I can’t even begin to think of Paul as the sort of man who would pull the hypocritical stunt that you and I are so often guilty of perpetrating on one another. How many times have you said to another Christian, perhaps in passing in the Café or down the hall, “It was good to see you; I’ll pray for you,” all the while knowing you have absolutely no intention of doing any such thing?
May I be so bold as to challenge you today, even as I issue the same challenge to my own soul, that if you promise to pray for another believer you actually carry through with your pledge? And that you not do it as a perfunctory performance or because you feel morally obligated or because you made a promise and “by golly I’m going to keep my word whether I feel like it or not,” but that you do it as Paul did, “with joy.”
“But Sam, life’s hard, and time is short, and my schedule is crammed full of things I can no longer afford to ignore. I might be able to devote a few minutes each day to praying for the needs of people, but how I am expected to do it with joy?”
Let me remind you of something. Paul isn’t writing this letter from an air-conditioned three-bedroom, two-bath, two-car garage home in a safe neighborhood in OKC! He’s writing this from a dark, damp, cramped prison cell most likely in either Rome or Caesarea. His freedom has been taken from him. His food is barely adequate to keep him alive. He doesn’t know if he will live or die. Yet he prays for them and does so joyfully! How?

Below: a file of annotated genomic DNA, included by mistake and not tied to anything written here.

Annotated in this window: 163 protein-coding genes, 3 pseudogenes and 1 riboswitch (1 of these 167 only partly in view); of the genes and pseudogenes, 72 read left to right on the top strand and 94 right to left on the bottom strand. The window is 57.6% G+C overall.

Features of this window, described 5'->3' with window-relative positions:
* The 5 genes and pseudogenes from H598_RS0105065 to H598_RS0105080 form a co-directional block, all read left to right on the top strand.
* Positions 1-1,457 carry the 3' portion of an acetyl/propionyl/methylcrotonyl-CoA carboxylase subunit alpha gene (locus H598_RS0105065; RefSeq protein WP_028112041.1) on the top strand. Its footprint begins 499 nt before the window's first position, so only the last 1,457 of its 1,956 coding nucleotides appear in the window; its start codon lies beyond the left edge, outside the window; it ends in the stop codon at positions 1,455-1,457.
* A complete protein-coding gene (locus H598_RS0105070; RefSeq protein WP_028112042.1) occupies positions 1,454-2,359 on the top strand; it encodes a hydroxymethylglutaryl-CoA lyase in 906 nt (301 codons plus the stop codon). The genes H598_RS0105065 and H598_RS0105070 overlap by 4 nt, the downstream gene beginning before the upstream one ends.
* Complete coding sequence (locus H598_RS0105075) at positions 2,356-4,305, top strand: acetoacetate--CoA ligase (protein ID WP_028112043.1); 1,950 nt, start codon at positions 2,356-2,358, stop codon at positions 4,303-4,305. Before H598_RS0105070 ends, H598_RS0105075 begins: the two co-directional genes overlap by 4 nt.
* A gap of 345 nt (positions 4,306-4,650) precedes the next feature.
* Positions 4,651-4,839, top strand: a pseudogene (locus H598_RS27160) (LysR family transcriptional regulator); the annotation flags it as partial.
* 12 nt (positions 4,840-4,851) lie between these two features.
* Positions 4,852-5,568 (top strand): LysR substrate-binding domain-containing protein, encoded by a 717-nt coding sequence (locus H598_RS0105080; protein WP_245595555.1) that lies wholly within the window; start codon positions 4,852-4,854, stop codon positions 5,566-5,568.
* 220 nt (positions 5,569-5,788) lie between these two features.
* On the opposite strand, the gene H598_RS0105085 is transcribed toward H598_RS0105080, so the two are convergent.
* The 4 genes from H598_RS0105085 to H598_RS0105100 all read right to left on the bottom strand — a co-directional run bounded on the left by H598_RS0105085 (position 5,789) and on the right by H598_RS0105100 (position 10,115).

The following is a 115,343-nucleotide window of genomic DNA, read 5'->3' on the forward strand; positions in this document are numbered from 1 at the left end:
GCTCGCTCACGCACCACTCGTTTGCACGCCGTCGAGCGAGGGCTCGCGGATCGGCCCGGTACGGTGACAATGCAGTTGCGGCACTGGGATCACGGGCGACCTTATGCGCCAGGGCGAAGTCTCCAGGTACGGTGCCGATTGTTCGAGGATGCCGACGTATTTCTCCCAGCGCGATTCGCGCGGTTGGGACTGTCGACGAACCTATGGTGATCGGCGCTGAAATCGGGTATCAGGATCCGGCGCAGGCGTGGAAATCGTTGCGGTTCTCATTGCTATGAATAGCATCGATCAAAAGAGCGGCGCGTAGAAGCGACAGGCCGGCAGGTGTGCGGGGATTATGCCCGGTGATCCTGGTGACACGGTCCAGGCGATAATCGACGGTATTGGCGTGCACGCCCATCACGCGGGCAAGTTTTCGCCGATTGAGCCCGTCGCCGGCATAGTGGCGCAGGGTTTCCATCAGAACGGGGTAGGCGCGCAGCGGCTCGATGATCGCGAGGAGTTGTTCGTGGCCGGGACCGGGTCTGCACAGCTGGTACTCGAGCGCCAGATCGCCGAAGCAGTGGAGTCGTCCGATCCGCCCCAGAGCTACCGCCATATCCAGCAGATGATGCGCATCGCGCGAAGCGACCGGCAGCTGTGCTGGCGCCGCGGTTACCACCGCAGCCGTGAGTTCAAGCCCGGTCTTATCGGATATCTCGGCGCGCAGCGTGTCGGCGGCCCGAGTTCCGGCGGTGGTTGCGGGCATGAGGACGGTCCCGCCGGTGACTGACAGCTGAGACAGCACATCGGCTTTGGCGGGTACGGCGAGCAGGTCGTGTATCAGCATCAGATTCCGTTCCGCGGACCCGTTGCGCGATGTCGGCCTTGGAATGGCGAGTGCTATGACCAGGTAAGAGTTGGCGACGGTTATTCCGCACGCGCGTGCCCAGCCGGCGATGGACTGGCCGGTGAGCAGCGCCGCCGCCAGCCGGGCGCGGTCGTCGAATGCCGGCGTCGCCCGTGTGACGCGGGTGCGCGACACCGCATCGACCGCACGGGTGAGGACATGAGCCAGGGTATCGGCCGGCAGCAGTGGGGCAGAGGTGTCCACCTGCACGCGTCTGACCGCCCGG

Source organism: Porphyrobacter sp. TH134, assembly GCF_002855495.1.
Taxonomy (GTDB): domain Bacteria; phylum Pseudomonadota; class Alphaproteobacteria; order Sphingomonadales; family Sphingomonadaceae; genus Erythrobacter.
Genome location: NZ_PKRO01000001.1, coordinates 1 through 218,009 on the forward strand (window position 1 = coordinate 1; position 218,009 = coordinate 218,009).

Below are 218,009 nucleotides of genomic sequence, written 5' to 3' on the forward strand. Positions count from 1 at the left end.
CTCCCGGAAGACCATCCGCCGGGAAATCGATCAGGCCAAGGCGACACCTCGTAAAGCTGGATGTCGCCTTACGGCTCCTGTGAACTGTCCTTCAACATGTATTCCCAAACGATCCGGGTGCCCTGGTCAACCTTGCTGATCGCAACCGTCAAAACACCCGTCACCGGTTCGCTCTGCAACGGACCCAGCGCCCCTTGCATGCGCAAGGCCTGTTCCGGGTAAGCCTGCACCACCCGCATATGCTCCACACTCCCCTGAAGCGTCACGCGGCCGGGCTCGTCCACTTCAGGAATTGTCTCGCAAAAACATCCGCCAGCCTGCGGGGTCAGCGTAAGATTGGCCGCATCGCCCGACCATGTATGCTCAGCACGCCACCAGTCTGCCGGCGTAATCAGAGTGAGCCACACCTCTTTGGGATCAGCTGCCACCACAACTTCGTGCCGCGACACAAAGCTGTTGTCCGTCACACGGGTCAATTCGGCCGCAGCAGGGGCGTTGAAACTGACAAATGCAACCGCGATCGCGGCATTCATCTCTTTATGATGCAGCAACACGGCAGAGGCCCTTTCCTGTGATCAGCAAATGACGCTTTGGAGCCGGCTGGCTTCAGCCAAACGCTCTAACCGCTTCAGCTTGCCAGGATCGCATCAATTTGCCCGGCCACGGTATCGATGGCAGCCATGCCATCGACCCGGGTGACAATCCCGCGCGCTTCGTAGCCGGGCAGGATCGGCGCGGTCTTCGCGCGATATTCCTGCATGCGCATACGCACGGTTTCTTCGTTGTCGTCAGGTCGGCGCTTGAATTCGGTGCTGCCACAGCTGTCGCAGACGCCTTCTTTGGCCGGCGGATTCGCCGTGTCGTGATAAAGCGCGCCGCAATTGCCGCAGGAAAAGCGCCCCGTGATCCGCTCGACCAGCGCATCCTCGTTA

The answer is again the gospel! When the human heart is gripped with the transcendent truth and unshakable reality of what God has done for us in Jesus Christ, no amount of pain or discomfort or opposition can undermine the deep and abiding joy that it brings. All that Paul had to do in order to press through the pain and the disappointment of imprisonment was to think about what God had done to secure forgiveness and eternal salvation, not only for himself but for the Philippians as well. I know this because of what follows in v. 5. And this brings us to the second point of emphasis.